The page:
If the FDA is to have their way, a person seeking a natural dietary supplement for any medical condition would not be able to go to any website which offered vitamins, minerals, natural supplements or any other alternatives to mainstream medicine and be able to find that term in a search of the site or mentioned anywhere in the site.  Neither would they be able to find testimonials from anyone who had used an alternative to FDA approved drugs and medical procedures.

Next Wednesday there is a meeting between the parties in a Judges chambers in Austin, Texas as they attempt to comply with a judges request to work out an agreement.  So far the Texas Attorney General's Office (TAG), which are commissioned officers of the FDA (which is likely a violation of both the Texas and US Constitutions), appear to be obviously acting on behalf of the FDA, have not given any indication of making a fair or reasonable settlement.

Last spring, the Assistant Texas Attorney General in charge of the case, Raul Noriega, first agreed and then reneged on an oral agreement that would have settled the case. When asked why Noriega's only response was that he was told by higher ups to proceed to trial despite the prior agreement to settle.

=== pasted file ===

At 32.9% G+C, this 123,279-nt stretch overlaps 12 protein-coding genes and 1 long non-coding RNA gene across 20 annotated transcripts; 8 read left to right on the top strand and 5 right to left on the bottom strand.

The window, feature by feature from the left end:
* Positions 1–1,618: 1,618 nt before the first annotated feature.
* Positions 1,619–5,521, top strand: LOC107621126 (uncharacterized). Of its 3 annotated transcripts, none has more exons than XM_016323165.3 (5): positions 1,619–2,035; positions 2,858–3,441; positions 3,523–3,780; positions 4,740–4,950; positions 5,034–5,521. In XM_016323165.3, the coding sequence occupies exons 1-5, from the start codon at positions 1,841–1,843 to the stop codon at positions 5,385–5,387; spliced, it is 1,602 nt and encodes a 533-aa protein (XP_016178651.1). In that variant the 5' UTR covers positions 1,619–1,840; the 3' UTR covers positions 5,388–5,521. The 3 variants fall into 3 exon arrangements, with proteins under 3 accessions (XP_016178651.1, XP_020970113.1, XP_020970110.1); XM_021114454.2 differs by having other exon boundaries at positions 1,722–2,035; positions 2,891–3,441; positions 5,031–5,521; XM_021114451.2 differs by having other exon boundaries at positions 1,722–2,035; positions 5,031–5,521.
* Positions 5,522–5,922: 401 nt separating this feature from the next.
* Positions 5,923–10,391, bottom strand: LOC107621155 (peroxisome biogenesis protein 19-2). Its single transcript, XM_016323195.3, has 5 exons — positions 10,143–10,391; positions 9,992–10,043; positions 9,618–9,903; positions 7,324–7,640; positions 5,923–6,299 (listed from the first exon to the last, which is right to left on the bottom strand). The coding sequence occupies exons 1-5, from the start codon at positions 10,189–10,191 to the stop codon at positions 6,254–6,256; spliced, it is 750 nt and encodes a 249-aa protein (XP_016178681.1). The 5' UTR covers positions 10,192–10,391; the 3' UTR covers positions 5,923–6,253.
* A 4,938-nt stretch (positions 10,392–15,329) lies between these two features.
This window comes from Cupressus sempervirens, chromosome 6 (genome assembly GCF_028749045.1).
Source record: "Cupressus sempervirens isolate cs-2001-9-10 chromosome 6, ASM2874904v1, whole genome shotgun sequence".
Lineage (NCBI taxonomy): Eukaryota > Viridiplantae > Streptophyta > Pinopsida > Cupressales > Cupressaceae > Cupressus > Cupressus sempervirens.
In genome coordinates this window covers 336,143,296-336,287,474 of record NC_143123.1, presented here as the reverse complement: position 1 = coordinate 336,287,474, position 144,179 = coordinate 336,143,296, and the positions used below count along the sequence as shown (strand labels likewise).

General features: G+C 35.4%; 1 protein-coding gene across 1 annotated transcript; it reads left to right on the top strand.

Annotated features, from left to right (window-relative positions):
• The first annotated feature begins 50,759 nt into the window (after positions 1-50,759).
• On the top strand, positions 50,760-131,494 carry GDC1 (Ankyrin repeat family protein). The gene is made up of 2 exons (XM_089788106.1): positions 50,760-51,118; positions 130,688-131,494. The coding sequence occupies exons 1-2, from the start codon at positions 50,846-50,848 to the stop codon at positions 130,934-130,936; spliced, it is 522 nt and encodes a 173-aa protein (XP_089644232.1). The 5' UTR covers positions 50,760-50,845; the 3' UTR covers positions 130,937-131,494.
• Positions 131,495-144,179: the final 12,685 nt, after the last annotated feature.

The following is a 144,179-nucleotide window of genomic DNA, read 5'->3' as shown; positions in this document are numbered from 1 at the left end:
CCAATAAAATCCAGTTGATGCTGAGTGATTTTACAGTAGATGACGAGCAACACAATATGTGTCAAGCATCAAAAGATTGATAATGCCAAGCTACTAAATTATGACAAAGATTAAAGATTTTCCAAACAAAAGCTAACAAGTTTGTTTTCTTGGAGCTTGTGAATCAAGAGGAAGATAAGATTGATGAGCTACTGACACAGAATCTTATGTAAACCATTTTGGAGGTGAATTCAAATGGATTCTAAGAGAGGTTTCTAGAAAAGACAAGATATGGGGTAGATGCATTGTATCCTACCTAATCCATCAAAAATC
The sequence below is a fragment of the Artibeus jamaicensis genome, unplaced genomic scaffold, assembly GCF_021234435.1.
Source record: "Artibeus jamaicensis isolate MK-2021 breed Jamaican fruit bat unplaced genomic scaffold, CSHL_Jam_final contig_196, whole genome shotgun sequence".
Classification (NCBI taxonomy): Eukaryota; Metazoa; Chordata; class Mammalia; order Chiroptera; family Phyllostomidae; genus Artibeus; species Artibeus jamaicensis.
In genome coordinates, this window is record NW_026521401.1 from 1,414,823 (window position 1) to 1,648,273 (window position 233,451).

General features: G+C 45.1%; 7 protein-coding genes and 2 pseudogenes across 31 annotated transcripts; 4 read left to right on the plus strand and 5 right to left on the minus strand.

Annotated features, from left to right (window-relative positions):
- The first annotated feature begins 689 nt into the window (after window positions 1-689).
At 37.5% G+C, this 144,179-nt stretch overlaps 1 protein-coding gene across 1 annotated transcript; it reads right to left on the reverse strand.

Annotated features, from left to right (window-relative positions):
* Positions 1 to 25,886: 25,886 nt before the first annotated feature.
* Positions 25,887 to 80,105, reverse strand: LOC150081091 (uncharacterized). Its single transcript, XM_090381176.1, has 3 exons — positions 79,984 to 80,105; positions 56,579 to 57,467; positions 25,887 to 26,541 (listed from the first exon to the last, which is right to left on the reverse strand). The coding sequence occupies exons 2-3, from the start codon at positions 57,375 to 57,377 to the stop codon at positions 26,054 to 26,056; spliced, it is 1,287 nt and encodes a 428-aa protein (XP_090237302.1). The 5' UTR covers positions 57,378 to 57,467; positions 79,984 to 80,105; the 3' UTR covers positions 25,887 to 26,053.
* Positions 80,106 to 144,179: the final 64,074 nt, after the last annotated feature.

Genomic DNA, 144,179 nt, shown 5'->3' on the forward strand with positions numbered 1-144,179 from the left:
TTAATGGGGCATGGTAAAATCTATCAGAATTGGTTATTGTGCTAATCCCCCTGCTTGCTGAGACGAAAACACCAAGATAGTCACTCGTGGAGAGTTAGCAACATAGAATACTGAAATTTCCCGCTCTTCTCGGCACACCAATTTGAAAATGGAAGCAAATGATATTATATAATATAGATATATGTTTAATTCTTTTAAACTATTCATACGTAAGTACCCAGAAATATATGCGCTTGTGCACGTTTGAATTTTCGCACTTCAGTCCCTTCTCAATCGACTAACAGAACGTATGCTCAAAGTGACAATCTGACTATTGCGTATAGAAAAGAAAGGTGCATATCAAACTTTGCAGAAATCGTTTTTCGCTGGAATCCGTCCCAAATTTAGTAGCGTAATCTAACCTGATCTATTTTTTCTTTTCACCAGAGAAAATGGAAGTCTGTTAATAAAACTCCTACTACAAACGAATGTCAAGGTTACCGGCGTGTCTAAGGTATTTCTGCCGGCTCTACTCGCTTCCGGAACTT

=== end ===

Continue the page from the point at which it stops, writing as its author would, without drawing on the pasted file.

Last summer, TDSHS employees paid three visits to the Utopia Silver offices and lab locations, and asked to make inspections.  The first time, two TDSHS officers paid a visit.  One identified himself as an "inspector" and the other as an "investigator".  The owner of Utopia Silver, Ben Taylor, asked to see credentials so he could make a copy.  When they refused he turned them away.

The next day they returned, accompanied by two Texas State Troopers, and said they had a warrant.  When Taylor demanded to see it,
they again refused, saying he could go to Austin if he wanted to see it and threatening to arrest Taylor if he did not comply.  At that point, Taylor began placing a phone call to the local sheriff, and the TDSHS employees and State Troopers beat a hasty retreat.  It was later determined that no properly executed affidavit ever existed.